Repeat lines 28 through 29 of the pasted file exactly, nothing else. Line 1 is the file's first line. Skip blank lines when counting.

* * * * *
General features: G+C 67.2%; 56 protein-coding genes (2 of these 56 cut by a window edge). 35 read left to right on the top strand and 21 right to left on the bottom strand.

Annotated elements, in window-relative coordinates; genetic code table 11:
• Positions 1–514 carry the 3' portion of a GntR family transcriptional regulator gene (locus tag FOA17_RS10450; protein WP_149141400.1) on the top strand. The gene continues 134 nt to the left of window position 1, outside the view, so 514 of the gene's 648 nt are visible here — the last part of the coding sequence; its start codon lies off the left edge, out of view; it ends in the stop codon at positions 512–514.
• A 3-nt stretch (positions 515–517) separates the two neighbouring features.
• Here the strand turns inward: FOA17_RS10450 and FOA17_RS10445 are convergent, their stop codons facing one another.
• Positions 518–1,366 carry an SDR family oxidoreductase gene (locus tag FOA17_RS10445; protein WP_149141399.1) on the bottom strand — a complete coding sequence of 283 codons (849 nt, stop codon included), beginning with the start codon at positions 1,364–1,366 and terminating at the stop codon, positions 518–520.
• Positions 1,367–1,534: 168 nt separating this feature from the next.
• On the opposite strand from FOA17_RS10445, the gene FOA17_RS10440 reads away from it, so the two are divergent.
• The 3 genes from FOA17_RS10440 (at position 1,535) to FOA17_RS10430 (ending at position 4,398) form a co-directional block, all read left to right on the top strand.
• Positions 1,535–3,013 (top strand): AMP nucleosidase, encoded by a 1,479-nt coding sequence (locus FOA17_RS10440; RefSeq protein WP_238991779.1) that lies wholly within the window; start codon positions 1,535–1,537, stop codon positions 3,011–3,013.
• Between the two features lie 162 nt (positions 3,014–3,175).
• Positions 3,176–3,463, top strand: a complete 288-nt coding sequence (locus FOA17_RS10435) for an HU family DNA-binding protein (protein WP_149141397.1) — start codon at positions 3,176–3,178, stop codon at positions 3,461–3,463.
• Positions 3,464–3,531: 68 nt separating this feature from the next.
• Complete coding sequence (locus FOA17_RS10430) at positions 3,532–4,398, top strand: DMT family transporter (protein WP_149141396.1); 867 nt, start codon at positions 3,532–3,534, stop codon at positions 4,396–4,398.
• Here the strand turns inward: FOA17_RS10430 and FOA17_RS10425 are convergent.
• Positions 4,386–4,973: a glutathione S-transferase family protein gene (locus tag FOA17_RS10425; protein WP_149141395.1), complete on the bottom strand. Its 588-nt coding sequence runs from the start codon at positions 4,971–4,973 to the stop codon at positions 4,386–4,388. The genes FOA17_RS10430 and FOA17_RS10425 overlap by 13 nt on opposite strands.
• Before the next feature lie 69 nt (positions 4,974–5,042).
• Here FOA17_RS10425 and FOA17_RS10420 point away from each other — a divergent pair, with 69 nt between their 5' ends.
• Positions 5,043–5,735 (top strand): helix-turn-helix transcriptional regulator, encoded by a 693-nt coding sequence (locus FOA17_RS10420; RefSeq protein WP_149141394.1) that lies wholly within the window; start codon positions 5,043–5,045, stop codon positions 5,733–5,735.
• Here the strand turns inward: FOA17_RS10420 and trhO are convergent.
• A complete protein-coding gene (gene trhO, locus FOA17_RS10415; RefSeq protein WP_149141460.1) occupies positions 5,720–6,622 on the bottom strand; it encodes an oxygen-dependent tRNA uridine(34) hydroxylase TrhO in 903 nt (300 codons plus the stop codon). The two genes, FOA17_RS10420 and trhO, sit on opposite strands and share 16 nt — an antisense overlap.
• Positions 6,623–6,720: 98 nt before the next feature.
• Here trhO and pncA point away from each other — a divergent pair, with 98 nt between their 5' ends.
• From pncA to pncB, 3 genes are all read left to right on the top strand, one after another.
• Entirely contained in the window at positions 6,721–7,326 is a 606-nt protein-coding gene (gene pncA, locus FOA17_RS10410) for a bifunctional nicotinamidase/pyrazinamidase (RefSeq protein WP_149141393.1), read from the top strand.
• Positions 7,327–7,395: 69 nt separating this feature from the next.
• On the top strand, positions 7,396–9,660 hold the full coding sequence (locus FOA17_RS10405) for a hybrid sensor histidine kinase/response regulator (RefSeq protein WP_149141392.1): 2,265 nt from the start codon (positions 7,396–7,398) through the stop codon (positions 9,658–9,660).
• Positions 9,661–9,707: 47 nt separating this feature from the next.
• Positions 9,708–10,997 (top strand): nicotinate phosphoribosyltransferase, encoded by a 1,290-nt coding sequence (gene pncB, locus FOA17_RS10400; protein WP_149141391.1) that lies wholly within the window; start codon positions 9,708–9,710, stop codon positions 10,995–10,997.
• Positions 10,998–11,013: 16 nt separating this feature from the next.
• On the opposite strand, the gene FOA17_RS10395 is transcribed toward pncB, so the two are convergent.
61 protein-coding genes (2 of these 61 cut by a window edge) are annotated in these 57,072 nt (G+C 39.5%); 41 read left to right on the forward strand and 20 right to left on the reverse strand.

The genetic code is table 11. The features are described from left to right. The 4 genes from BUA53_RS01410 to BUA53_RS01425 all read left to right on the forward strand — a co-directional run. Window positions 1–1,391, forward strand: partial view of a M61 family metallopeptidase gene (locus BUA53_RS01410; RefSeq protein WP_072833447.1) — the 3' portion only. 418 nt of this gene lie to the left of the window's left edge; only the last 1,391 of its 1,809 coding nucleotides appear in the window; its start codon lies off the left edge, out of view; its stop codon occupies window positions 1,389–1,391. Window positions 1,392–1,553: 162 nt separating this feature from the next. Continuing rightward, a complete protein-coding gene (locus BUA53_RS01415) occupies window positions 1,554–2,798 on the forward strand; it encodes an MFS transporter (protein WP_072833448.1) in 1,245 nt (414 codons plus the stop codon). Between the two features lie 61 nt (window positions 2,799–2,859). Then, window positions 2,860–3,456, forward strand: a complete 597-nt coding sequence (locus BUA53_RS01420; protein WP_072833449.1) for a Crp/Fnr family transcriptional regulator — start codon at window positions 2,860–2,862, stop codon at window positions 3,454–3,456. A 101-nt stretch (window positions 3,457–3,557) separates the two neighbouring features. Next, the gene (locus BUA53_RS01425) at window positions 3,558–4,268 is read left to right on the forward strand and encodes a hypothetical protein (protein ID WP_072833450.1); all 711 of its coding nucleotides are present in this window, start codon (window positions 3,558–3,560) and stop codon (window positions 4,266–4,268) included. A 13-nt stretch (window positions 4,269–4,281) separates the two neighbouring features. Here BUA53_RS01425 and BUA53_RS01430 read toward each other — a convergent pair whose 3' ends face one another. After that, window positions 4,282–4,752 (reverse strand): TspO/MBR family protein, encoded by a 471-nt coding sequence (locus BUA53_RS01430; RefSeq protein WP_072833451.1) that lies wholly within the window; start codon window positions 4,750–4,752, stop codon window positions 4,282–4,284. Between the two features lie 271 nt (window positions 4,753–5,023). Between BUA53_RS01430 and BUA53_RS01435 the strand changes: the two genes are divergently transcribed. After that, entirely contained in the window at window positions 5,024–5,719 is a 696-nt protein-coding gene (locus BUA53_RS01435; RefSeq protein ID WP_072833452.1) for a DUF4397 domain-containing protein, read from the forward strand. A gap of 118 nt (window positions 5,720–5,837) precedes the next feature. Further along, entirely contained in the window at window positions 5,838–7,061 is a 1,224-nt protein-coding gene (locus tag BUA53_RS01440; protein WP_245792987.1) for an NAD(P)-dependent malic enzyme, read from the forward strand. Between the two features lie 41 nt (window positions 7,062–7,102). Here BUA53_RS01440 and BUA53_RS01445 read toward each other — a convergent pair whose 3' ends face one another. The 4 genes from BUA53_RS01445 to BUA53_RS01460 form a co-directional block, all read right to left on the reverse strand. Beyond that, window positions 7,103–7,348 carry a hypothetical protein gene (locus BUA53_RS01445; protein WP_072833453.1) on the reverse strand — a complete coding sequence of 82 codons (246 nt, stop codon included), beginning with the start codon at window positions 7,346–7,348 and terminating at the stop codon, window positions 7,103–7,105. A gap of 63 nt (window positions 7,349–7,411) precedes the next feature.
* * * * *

• Positions 9,661–9,707: 47 nt separating this feature from the next.
• Positions 9,708–10,997 (top strand): nicotinate phosphoribosyltransferase, encoded by a 1,290-nt coding sequence (gene pncB, locus FOA17_RS10400; protein WP_149141391.1) that lies wholly within the window; start codon positions 9,708–9,710, stop codon positions 10,995–10,997.